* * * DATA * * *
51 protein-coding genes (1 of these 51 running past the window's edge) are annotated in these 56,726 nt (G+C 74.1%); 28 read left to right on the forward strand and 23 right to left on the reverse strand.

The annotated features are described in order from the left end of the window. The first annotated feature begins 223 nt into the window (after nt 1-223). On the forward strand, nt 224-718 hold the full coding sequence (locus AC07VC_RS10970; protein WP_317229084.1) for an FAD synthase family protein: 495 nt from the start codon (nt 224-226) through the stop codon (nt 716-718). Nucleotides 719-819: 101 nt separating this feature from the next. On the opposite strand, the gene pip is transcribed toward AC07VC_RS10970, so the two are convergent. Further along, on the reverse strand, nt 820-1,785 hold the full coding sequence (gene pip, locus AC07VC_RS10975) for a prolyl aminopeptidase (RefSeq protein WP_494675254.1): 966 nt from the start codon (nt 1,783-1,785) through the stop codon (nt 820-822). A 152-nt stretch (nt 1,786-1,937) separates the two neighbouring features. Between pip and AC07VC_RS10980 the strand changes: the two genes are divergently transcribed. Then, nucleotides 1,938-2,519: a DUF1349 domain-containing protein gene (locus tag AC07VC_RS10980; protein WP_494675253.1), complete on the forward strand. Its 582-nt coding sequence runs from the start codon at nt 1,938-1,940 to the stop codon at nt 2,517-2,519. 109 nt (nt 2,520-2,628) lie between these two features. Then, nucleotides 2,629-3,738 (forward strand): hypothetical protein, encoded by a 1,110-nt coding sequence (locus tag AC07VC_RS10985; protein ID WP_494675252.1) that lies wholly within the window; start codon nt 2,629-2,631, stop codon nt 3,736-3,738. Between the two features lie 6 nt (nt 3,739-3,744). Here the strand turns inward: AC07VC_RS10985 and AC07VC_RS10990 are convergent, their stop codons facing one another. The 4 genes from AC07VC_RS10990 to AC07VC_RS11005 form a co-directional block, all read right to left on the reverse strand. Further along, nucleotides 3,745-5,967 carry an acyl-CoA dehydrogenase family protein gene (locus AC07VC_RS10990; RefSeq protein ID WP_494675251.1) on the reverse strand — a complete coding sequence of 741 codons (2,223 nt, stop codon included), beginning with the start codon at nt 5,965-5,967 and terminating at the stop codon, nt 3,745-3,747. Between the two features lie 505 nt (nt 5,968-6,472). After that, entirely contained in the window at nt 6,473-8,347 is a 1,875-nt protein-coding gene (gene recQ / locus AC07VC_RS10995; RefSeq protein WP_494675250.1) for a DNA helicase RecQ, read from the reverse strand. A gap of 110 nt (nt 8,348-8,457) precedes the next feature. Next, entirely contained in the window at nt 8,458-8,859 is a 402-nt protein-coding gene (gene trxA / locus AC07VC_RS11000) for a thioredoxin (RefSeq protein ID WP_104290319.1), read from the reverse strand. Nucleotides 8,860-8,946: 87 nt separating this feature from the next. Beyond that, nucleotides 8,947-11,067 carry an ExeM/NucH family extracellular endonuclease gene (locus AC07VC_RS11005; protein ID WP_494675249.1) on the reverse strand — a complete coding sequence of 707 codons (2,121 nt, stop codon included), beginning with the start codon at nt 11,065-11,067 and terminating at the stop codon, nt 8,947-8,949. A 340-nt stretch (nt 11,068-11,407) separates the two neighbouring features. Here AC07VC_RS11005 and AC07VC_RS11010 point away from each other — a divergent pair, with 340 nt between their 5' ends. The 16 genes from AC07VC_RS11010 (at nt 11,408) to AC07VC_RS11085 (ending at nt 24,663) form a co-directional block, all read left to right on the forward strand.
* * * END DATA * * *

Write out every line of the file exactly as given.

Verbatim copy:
51 protein-coding genes (1 of these 51 running past the window's edge) are annotated in these 56,726 nt (G+C 74.1%); 28 read left to right on the forward strand and 23 right to left on the reverse strand.

The annotated features are described in order from the left end of the window. The first annotated feature begins 223 nt into the window (after nt 1-223). On the forward strand, nt 224-718 hold the full coding sequence (locus AC07VC_RS10970; protein WP_317229084.1) for an FAD synthase family protein: 495 nt from the start codon (nt 224-226) through the stop codon (nt 716-718). Nucleotides 719-819: 101 nt separating this feature from the next. On the opposite strand, the gene pip is transcribed toward AC07VC_RS10970, so the two are convergent. Further along, on the reverse strand, nt 820-1,785 hold the full coding sequence (gene pip, locus AC07VC_RS10975) for a prolyl aminopeptidase (RefSeq protein WP_494675254.1): 966 nt from the start codon (nt 1,783-1,785) through the stop codon (nt 820-822). A 152-nt stretch (nt 1,786-1,937) separates the two neighbouring features. Between pip and AC07VC_RS10980 the strand changes: the two genes are divergently transcribed. Then, nucleotides 1,938-2,519: a DUF1349 domain-containing protein gene (locus tag AC07VC_RS10980; protein WP_494675253.1), complete on the forward strand. Its 582-nt coding sequence runs from the start codon at nt 1,938-1,940 to the stop codon at nt 2,517-2,519. 109 nt (nt 2,520-2,628) lie between these two features. Then, nucleotides 2,629-3,738 (forward strand): hypothetical protein, encoded by a 1,110-nt coding sequence (locus tag AC07VC_RS10985; protein ID WP_494675252.1) that lies wholly within the window; start codon nt 2,629-2,631, stop codon nt 3,736-3,738. Between the two features lie 6 nt (nt 3,739-3,744). Here the strand turns inward: AC07VC_RS10985 and AC07VC_RS10990 are convergent, their stop codons facing one another. The 4 genes from AC07VC_RS10990 to AC07VC_RS11005 form a co-directional block, all read right to left on the reverse strand. Further along, nucleotides 3,745-5,967 carry an acyl-CoA dehydrogenase family protein gene (locus AC07VC_RS10990; RefSeq protein ID WP_494675251.1) on the reverse strand — a complete coding sequence of 741 codons (2,223 nt, stop codon included), beginning with the start codon at nt 5,965-5,967 and terminating at the stop codon, nt 3,745-3,747. Between the two features lie 505 nt (nt 5,968-6,472). After that, entirely contained in the window at nt 6,473-8,347 is a 1,875-nt protein-coding gene (gene recQ / locus AC07VC_RS10995; RefSeq protein WP_494675250.1) for a DNA helicase RecQ, read from the reverse strand. A gap of 110 nt (nt 8,348-8,457) precedes the next feature. Next, entirely contained in the window at nt 8,458-8,859 is a 402-nt protein-coding gene (gene trxA / locus AC07VC_RS11000) for a thioredoxin (RefSeq protein ID WP_104290319.1), read from the reverse strand. Nucleotides 8,860-8,946: 87 nt separating this feature from the next. Beyond that, nucleotides 8,947-11,067 carry an ExeM/NucH family extracellular endonuclease gene (locus AC07VC_RS11005; protein ID WP_494675249.1) on the reverse strand — a complete coding sequence of 707 codons (2,121 nt, stop codon included), beginning with the start codon at nt 11,065-11,067 and terminating at the stop codon, nt 8,947-8,949. A 340-nt stretch (nt 11,068-11,407) separates the two neighbouring features. Here AC07VC_RS11005 and AC07VC_RS11010 point away from each other — a divergent pair, with 340 nt between their 5' ends. The 16 genes from AC07VC_RS11010 (at nt 11,408) to AC07VC_RS11085 (ending at nt 24,663) form a co-directional block, all read left to right on the forward strand.